Rhinobatos ” bruxelliensis ( Jaekel, 1894 ),

Ebersole, Jun A., Cicimurri, David J. & Stringer, Gary L., 2019, Taxonomy and biostratigraphy of the elasmobranchs and bony fishes (Chondrichthyes and Osteichthyes) of the lower-to-middle Eocene (Ypresian to Bartonian) Claiborne Group in Alabama, USA, inclu, European Journal of Taxonomy 585, pp. 1-274: 106-108

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Rhinobatos ” bruxelliensis ( Jaekel, 1894 )


Rhinobatos ” bruxelliensis ( Jaekel, 1894) 

Fig. 38View Fig

Rhinobatus bruxelliensis Jaekel, 1894: 77  , fig. 8.

Rhinobatos bruxelliensis – Cappetta 1976: 564  , pl. 4, fig. 7.

Rhinobatos sp.  – Holman & Case 1988: 328.

Rhinobatis sp.  – Feldmann & Portell 2007: 90.

Pristidae  oral teeth?” – Cappetta & Case 2016: 62, pl. 10, figs 5–8.

Material examined

UNITED STATES OF AMERICA – Alabama • 68 isolated teeth; Claiborne Group ; ALMNH PV1993.7.490 (5 specimens), MSC 35787.1View Materials 3View Materials, MSC 37315.1View Materials 2View Materials, MSC 37550.1View Materials 9View Materials, MSC 37670.1View Materials 2View Materials, MSC 37689.1View Materials 8View Materials, MSC 37902View Materials, MSC 37903.1View Materials 2View Materials, MSC 37903.2View Materials, SC 2012.47.1, SC 2012.47.2, SC 2012.47.3 (20 specimens), WSU 10View Materials, WSU CC 445View Materials, WSU CC 505View Materials (2 specimens), WSU 5049View Materials (10 specimens)  .


Teeth extremely small, most not exceeding 2 mm in mesiodistal width. Crown has weakly convex, smooth labial face with broadly convex crown foot. Lingual face bearing three uvulae, separated by a transverse crest of varying lengths. Medial lingual uvula is most prominent; being narrow and elongated towards the succeeding tooth. Lateral uvulae are much shorter and divergent. Uvulae extend onto upper surface of root and have rounded extremities. Faint longitudinal ridge may be present on medial uvula. Most teeth lack cusps; some have taller, more cuspidate crown (see Fig. 38View Fig Q–T). Root positioned lingually under the crown. Root T-shaped in basal view. Lateral root extremities project below the lateral crown uvulae. Prominent nutritive groove extends labiolingually across the root base. Nutritive foramen present within nutritive groove; additional foramina often visible on lingual root face.


The Rhinobatos  teeth in our sample are conspecific with those of Rhinobatos bruxelliensis ( Jaekel, 1894)  in that the lateral uvulae are divergent, with the medial uvula being more pronounced than the lateral ones, and the uvulae all have rounded extremities. The teeth also have a characteristic apical transverse ridge that separates the crown into labial and lingual faces. Holman & Case (1988) and Feldmann & Portell (2007) each reported specimens they assigned to Rhinobatos  sp. from the contact of the Tallahatta and Lisbon formations at site ACov-11. Although these specimens were not examined as part of this study, our sample included numerous Rhinobatos  specimens collected from the same locality, all of which fall within the morphological range of R. bruxelliensis  . This suggests the Holman & Case (1988) and Feldmann & Portell (2007) specimens also belong to this taxon.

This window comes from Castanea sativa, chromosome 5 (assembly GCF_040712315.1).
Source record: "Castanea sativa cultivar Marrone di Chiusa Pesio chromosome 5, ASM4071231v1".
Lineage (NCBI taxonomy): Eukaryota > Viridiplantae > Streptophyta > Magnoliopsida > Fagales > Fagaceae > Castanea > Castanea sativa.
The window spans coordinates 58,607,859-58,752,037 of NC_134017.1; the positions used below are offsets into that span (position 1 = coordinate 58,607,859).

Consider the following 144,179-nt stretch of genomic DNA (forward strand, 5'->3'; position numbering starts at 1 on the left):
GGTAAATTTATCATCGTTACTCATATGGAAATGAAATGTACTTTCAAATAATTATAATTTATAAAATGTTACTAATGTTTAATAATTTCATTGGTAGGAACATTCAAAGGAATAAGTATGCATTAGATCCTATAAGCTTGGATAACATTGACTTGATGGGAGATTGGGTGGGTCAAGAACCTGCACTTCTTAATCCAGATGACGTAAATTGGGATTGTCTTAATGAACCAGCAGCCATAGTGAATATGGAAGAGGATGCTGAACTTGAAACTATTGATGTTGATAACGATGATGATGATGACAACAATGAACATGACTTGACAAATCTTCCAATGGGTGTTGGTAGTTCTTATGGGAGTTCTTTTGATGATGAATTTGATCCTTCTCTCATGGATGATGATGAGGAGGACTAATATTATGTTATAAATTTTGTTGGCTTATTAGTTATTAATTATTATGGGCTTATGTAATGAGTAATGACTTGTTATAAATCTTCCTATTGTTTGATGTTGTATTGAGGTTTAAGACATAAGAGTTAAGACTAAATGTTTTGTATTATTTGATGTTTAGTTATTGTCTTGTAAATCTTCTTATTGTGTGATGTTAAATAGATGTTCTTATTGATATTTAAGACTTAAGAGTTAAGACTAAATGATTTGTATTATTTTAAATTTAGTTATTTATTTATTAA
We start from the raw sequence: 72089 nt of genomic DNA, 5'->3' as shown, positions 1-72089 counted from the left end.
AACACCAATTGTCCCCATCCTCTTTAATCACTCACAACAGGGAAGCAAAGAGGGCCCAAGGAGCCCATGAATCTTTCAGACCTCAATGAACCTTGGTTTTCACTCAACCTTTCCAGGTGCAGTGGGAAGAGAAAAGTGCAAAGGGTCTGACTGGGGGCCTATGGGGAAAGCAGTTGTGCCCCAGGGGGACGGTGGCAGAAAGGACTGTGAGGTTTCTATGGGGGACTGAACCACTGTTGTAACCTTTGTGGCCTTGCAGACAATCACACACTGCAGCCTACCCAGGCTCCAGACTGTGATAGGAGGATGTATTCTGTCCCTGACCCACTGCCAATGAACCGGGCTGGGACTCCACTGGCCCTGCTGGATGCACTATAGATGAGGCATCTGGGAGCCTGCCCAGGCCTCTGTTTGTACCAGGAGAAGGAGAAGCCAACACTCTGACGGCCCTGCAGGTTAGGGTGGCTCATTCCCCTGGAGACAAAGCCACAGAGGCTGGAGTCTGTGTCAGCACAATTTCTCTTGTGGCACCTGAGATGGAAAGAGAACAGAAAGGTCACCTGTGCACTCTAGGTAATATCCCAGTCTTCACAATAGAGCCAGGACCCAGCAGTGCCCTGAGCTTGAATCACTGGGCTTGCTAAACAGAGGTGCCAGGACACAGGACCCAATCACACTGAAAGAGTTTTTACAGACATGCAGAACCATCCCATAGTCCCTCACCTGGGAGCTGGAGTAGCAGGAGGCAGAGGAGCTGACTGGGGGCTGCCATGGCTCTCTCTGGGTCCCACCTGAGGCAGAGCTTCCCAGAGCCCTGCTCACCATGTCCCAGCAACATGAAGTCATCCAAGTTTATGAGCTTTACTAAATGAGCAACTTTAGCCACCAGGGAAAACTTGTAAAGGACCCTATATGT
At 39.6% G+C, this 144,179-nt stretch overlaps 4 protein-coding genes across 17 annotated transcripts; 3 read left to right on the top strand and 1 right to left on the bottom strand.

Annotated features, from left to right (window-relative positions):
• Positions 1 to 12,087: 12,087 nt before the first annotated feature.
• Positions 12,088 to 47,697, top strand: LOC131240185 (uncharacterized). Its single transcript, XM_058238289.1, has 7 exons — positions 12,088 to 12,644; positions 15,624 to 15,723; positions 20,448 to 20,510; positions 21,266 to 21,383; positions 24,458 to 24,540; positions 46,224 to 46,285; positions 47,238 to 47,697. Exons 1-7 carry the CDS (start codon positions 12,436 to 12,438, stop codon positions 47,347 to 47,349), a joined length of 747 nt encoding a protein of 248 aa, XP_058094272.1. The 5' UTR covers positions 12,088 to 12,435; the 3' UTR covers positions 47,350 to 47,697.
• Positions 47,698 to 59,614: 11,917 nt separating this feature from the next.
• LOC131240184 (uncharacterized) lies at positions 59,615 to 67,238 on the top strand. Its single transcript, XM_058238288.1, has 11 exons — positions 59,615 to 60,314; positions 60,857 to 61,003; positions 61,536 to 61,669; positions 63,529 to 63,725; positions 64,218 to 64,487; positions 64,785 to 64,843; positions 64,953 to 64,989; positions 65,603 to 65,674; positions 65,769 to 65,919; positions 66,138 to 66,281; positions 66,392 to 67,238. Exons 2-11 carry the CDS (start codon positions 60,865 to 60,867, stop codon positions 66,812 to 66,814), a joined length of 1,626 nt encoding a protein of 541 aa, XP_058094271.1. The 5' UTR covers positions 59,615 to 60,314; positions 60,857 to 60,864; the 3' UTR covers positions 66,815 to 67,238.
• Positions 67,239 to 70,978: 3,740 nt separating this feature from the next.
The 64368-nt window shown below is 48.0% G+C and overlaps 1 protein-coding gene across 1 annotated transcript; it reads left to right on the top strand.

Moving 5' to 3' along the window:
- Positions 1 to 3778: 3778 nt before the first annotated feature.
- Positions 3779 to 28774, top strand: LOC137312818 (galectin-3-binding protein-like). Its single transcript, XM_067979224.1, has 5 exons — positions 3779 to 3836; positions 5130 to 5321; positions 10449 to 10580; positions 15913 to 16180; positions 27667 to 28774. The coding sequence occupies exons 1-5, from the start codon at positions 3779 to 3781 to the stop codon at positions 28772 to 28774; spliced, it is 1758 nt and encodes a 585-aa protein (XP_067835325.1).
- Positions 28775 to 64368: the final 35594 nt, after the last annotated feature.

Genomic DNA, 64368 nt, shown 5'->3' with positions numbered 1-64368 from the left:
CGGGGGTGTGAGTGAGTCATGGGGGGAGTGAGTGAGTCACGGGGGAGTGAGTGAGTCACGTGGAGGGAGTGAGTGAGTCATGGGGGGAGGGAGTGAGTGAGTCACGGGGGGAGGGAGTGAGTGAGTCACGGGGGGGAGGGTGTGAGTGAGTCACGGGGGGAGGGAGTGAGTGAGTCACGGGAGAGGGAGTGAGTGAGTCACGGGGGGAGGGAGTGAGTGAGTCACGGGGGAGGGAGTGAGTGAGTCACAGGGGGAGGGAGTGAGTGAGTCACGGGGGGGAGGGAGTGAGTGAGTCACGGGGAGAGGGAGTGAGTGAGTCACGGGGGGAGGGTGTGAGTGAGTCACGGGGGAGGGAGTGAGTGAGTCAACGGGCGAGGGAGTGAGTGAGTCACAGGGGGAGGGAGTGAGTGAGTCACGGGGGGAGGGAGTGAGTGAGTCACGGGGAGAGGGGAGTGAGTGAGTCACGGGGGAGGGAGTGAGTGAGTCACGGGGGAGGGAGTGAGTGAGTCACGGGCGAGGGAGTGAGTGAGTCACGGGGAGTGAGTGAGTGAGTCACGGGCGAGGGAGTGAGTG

Cappetta & Case (2016) figured four specimens (pl. 10, 5–8) from the ACov-11 locality that have the R. bruxelliensis  morphology. These authors, however, questioned the identification of the teeth as Rhinobatos  , suggesting instead they belong to a member of the Pristidae Bonaparte, 1838  . Although teeth of these two taxa are similar, Cappetta & Case (2016) appear to argue for a pristid identification simply because their sample included numerous Pristis Linck, 1790  rostral spines, but otherwise lacked Pristis  oral teeth. This interpretation seems problematic, as teeth of very similar morphology, identified as Rhinobatos  , have been reported from Cretaceous strata, a time well before the first occurrence of the Pristidae  in the Paleogene (see Cappetta 2012). Furthermore, Pristis  teeth have a very elongated medial lingual uvula but lack lateral uvulae ( Carrillo-Briceño et al. 2015, 2016), which is inconsistent with the teeth in our sample.

We do concur that the teeth of the bruxelliensis  morphology are dissimilar to those of the extant Rhinobatos  , and the tooth morphology of living and fossil rhinobatid species should be reviewed. Recent phylogenetic studies have shown Rhinobatos  to be paraphyletic (see Naylor et al. 2012; Claeson et al. 2013), calling into question the placement of fossil and living species within this genus, and casting doubt that they can all be placed into the family Rhinobatidae  . Thus, we provisionally assign the bruxelliensis  teeth in our sample to “ Rhinobatos  ” and place them tentatively within the Rhinobatidae  .

Stratigraphic and geographic range in Alabama

The specimens in our sample were collected from the lower Tallahatta Formation at site ADl-1, the basal Lisbon Formation at site ACov-11, the “upper” Lisbon Formation at site ACh-8, and the basal Gosport Sand at site ACl-4. Upper Ypresian to middle Bartonian, zones NP14 to NP17.

Family Pristidae Bonaparte, 1838 


Alabama Museum of Natural History














Rhinobatos ” bruxelliensis ( Jaekel, 1894 )

Ebersole, Jun A., Cicimurri, David J. & Stringer, Gary L. 2019

Rhinobatus bruxelliensis

Jaekel O. 1894: 77

Rhinobatos bruxelliensis –

Cappetta H. 1976: 564

Rhinobatos sp.

Holman J. A. & Case G. R. 1988: 328

Rhinobatis sp.

Feldmann R. & Portell R. W. 2007: 90


Cappetta H. & Case G. R. 2016: 62